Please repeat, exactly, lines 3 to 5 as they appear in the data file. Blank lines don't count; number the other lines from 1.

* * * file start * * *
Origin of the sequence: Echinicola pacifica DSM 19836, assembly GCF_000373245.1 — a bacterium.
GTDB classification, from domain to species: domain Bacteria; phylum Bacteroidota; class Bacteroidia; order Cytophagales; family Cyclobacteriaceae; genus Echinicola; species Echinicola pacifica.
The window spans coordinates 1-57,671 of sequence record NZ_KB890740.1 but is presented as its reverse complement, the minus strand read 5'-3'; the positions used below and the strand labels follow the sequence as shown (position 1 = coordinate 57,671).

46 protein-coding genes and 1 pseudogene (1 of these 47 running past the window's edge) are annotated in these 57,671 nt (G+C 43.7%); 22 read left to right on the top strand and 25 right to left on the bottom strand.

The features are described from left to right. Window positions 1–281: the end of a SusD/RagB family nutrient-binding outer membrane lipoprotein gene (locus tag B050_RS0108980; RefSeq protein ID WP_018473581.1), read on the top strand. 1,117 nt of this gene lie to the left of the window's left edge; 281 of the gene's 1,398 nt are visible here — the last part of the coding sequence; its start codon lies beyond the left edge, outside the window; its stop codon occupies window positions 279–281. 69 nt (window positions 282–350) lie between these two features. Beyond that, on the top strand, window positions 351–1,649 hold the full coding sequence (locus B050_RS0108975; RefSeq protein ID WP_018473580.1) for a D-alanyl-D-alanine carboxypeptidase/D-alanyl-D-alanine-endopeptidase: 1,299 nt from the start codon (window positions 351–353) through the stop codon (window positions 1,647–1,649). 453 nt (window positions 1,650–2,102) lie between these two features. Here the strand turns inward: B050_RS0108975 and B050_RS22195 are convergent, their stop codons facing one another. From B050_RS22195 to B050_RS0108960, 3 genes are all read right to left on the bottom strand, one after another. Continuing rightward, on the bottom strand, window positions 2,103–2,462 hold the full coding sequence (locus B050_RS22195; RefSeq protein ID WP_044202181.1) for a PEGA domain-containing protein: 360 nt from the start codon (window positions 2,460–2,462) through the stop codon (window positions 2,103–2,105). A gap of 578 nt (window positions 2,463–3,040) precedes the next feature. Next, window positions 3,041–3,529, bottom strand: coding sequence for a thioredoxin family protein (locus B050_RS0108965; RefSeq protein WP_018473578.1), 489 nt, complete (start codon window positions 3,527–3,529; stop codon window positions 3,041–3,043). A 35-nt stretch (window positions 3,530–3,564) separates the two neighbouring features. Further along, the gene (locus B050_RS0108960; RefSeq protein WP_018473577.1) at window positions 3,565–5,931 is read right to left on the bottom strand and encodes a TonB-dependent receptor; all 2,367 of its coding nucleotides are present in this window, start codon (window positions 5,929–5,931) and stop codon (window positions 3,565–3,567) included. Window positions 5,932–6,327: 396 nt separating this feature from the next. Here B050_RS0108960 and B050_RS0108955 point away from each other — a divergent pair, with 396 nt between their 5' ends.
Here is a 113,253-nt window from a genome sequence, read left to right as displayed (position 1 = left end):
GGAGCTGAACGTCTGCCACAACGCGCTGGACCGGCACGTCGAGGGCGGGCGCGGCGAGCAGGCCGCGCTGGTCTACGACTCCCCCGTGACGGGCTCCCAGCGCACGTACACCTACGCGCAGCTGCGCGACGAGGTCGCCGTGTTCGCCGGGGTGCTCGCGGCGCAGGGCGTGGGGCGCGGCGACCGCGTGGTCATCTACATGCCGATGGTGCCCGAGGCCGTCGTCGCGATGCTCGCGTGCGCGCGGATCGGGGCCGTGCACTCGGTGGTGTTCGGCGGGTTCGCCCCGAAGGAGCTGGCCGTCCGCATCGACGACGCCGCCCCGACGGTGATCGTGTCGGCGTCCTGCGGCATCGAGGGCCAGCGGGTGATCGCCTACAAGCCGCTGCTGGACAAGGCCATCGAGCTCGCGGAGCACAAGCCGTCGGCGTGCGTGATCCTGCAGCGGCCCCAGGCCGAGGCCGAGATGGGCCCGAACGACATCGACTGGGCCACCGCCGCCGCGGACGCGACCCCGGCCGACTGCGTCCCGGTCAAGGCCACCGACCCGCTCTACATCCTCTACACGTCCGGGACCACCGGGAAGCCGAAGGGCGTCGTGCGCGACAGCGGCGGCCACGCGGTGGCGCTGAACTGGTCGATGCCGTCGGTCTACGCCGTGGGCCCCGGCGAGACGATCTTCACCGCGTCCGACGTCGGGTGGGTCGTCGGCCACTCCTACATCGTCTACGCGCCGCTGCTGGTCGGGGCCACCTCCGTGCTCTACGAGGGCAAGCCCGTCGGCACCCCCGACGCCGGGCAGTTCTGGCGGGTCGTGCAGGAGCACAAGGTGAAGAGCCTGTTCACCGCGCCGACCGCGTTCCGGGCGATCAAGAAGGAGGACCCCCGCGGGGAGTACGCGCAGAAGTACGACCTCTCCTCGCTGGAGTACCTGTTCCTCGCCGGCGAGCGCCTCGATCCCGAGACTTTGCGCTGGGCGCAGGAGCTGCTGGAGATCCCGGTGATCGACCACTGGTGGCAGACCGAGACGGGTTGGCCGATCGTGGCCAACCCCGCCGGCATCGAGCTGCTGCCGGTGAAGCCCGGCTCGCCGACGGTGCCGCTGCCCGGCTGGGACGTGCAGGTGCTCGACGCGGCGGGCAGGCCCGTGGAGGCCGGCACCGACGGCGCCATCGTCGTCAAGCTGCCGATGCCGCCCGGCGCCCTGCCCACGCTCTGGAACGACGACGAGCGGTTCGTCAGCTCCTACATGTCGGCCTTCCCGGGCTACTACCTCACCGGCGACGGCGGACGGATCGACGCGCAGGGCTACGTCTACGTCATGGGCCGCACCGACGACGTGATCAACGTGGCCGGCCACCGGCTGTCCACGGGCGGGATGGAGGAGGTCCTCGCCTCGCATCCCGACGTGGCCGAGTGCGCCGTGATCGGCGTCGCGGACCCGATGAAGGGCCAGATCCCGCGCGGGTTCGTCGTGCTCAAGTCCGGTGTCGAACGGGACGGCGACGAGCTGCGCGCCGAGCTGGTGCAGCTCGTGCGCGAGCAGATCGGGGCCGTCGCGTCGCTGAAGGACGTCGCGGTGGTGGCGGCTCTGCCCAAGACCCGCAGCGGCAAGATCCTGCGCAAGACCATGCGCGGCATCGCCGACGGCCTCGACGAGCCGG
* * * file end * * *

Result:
The window spans coordinates 1-57,671 of sequence record NZ_KB890740.1 but is presented as its reverse complement, the minus strand read 5'-3'; the positions used below and the strand labels follow the sequence as shown (position 1 = coordinate 57,671).

46 protein-coding genes and 1 pseudogene (1 of these 47 running past the window's edge) are annotated in these 57,671 nt (G+C 43.7%); 22 read left to right on the top strand and 25 right to left on the bottom strand.

The features are described from left to right. Window positions 1–281: the end of a SusD/RagB family nutrient-binding outer membrane lipoprotein gene (locus tag B050_RS0108980; RefSeq protein ID WP_018473581.1), read on the top strand. 1,117 nt of this gene lie to the left of the window's left edge; 281 of the gene's 1,398 nt are visible here — the last part of the coding sequence; its start codon lies beyond the left edge, outside the window; its stop codon occupies window positions 279–281. 69 nt (window positions 282–350) lie between these two features. Beyond that, on the top strand, window positions 351–1,649 hold the full coding sequence (locus B050_RS0108975; RefSeq protein ID WP_018473580.1) for a D-alanyl-D-alanine carboxypeptidase/D-alanyl-D-alanine-endopeptidase: 1,299 nt from the start codon (window positions 351–353) through the stop codon (window positions 1,647–1,649). 453 nt (window positions 1,650–2,102) lie between these two features. Here the strand turns inward: B050_RS0108975 and B050_RS22195 are convergent, their stop codons facing one another. From B050_RS22195 to B050_RS0108960, 3 genes are all read right to left on the bottom strand, one after another. Continuing rightward, on the bottom strand, window positions 2,103–2,462 hold the full coding sequence (locus B050_RS22195; RefSeq protein ID WP_044202181.1) for a PEGA domain-containing protein: 360 nt from the start codon (window positions 2,460–2,462) through the stop codon (window positions 2,103–2,105). A gap of 578 nt (window positions 2,463–3,040) precedes the next feature. Next, window positions 3,041–3,529, bottom strand: coding sequence for a thioredoxin family protein (locus B050_RS0108965; RefSeq protein WP_018473578.1), 489 nt, complete (start codon window positions 3,527–3,529; stop codon window positions 3,041–3,043). A 35-nt stretch (window positions 3,530–3,564) separates the two neighbouring features. Further along, the gene (locus B050_RS0108960; RefSeq protein WP_018473577.1) at window positions 3,565–5,931 is read right to left on the bottom strand and encodes a TonB-dependent receptor; all 2,367 of its coding nucleotides are present in this window, start codon (window positions 5,929–5,931) and stop codon (window positions 3,565–3,567) included. Window positions 5,932–6,327: 396 nt separating this feature from the next. Here B050_RS0108960 and B050_RS0108955 point away from each other — a divergent pair, with 396 nt between their 5' ends.